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Long-term results after Boston brace treatment in late-onset juvenile and adolescent idiopathic scoliosis

Johan Emil Lange, Harald Steen, Ragnhild Gunderson and Jens Ivar Brox*

Author Affiliations

Orthopaedic and Radiological Department, Rikshospitalet, Oslo University Hospital, Norway

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Scoliosis 2011, 6:18  doi:10.1186/1748-7161-6-18


The electronic version of this article is the complete one and can be found online at: http://www.scoliosisjournal.com/content/6/1/18


Received:23 June 2011
Accepted:31 August 2011
Published:31 August 2011

© 2011 Lange et al; licensee BioMed Central Ltd.

This is an Open Access article distributed under the terms of the Creative Commons Attribution License (http://creativecommons.org/licenses/by/2.0), which permits unrestricted use, distribution, and reproduction in any medium, provided the original work is properly cited.

Abstract

Background

It is recommended that research in patients with idiopathic scoliosis should focus on short- and long-term patient-centred outcome. The aim of the present study was to evaluate outcome in patients with late-onset juvenile or adolescent idiopathic scoliosis 16 years or more after Boston brace treatment.

Methods

272 (78%) of 360 patients, 251 (92%) women, responded to follow-up examination at a mean of 24.7 (range 16 - 32) years after Boston brace treatment. Fifty-eight (21%) patients had late-onset juvenile and 214 had adolescent idiopathic scoliosis. All patients had clinical and radiological examination and answered a standardised questionnaire including work status, demographics, General Function Score (GFS) (100 - worst possible) and Oswestry Disability Index (ODI) (100 - worst possible), EuroQol (EQ-5D) (1 - best possible), EQ-VAS (100 - best possible), and Scoliosis Research Society - 22 (SRS - 22) (5 - best possible).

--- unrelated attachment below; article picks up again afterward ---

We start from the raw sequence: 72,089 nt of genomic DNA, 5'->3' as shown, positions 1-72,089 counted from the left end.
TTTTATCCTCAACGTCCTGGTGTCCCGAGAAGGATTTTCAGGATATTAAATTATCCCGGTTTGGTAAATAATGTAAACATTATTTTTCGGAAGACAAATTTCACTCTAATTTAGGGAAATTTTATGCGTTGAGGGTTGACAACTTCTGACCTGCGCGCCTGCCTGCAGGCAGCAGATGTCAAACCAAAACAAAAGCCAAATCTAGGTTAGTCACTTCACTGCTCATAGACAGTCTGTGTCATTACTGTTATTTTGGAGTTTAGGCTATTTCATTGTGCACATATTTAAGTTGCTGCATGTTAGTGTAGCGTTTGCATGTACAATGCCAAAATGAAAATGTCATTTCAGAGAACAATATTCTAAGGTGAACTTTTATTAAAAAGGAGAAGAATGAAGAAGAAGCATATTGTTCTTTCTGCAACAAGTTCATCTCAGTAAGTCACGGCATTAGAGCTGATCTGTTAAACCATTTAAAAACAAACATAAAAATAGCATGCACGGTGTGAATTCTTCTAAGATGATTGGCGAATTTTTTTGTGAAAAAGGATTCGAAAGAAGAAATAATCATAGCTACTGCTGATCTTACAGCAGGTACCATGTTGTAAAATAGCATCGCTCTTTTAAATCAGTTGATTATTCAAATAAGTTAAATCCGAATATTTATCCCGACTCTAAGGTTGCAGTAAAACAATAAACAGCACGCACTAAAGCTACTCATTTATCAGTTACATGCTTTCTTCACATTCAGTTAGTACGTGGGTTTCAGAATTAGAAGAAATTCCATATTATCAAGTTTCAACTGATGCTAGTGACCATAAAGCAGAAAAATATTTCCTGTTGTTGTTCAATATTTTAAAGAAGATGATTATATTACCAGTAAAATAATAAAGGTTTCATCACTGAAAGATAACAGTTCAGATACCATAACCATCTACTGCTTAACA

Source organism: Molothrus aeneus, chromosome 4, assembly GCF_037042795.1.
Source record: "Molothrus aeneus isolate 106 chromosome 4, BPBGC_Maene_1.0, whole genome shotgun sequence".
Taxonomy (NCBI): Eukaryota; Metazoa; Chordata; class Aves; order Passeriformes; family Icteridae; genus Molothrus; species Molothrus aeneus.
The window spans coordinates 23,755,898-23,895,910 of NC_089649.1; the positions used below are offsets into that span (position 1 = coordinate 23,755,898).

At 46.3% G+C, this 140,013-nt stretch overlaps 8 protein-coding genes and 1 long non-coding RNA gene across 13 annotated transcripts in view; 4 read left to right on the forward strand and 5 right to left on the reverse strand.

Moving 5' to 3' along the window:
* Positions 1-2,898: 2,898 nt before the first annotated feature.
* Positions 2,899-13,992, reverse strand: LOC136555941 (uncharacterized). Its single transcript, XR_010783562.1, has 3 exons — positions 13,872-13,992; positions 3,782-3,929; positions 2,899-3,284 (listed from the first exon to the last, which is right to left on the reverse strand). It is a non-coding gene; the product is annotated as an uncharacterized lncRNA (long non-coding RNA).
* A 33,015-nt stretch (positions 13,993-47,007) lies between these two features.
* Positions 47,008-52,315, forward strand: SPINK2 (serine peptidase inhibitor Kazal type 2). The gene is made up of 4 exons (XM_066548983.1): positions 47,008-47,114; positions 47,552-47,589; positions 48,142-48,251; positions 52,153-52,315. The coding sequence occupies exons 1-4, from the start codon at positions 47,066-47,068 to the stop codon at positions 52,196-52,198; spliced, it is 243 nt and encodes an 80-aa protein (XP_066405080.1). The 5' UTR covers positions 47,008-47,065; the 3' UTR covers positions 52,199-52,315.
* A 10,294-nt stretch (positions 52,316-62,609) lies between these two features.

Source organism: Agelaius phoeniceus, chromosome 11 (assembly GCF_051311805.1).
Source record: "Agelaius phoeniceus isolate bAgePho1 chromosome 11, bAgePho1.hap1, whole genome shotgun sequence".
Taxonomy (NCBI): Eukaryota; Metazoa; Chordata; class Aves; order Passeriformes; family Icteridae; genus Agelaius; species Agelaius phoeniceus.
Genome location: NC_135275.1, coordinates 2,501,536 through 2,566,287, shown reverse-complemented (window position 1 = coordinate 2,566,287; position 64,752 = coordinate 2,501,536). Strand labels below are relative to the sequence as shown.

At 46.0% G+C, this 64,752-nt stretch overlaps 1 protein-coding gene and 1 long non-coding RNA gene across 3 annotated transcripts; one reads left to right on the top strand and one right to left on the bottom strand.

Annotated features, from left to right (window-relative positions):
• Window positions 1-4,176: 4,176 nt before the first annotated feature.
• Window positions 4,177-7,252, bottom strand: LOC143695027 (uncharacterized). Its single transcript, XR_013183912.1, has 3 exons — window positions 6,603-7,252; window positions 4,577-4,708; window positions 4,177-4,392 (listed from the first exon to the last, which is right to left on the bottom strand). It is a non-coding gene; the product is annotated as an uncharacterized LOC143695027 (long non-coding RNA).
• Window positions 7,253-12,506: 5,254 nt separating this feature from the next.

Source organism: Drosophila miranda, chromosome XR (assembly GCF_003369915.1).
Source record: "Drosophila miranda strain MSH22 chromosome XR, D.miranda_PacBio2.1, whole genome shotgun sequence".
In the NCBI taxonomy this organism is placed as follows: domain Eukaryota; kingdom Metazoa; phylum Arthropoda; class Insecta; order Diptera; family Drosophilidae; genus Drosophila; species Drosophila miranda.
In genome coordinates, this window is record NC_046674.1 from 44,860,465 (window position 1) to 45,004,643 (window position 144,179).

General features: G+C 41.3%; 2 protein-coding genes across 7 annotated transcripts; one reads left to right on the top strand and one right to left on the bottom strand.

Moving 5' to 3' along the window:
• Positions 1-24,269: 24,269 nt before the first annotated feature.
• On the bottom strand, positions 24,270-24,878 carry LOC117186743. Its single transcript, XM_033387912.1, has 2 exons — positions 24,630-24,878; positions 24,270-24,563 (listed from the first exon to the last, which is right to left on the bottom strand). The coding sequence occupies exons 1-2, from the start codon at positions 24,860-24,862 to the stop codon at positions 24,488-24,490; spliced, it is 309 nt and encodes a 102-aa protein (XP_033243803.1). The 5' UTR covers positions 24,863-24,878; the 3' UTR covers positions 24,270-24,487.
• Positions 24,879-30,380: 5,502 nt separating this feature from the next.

Results

The mean age at follow-up was 40.4 (31-48) years. The prebrace major curve was in average 33.2 (20 - 57)°. At weaning and at the last follow-up the corresponding values were 28.3 (1 - 58)° and 32.5 (7 - 80)°, respectively. Curve development was similar in patients with late-onset juvenile and adolescent start. The prebrace curve increased > 5° in 31% and decreased > 5° in 26%. Twenty-five patients had surgery. Those who did not attend follow-up (n = 88) had a lower mean curve at weaning: 25.4 (6-53)°. Work status was 76% full-time and 10% part-time. Eighty-seven percent had delivered a baby, 50% had pain in pregnancy. The mean (SD) GFS was 7.4 (10.8), ODI 9.3 (11.0), EQ-5D 0.82 (0.2), EQ-VAS 77.6 (17.8), SRS-22: pain 4.1 (0.8), mental health 4.1 (0.6), self-image 3.7 (0.7), function 4.0 (0.6), satisfaction with treatment 3.7 (1.0). Surgical patients had significantly reduced scores for SRS-physical function and self-image, and patients with curves ≥ 45° had reduced self-image.

Conclusion

Long-term results were satisfactory in most braced patients and similar in late-onset juvenile and idiopathic adolescent scoliosis.

Background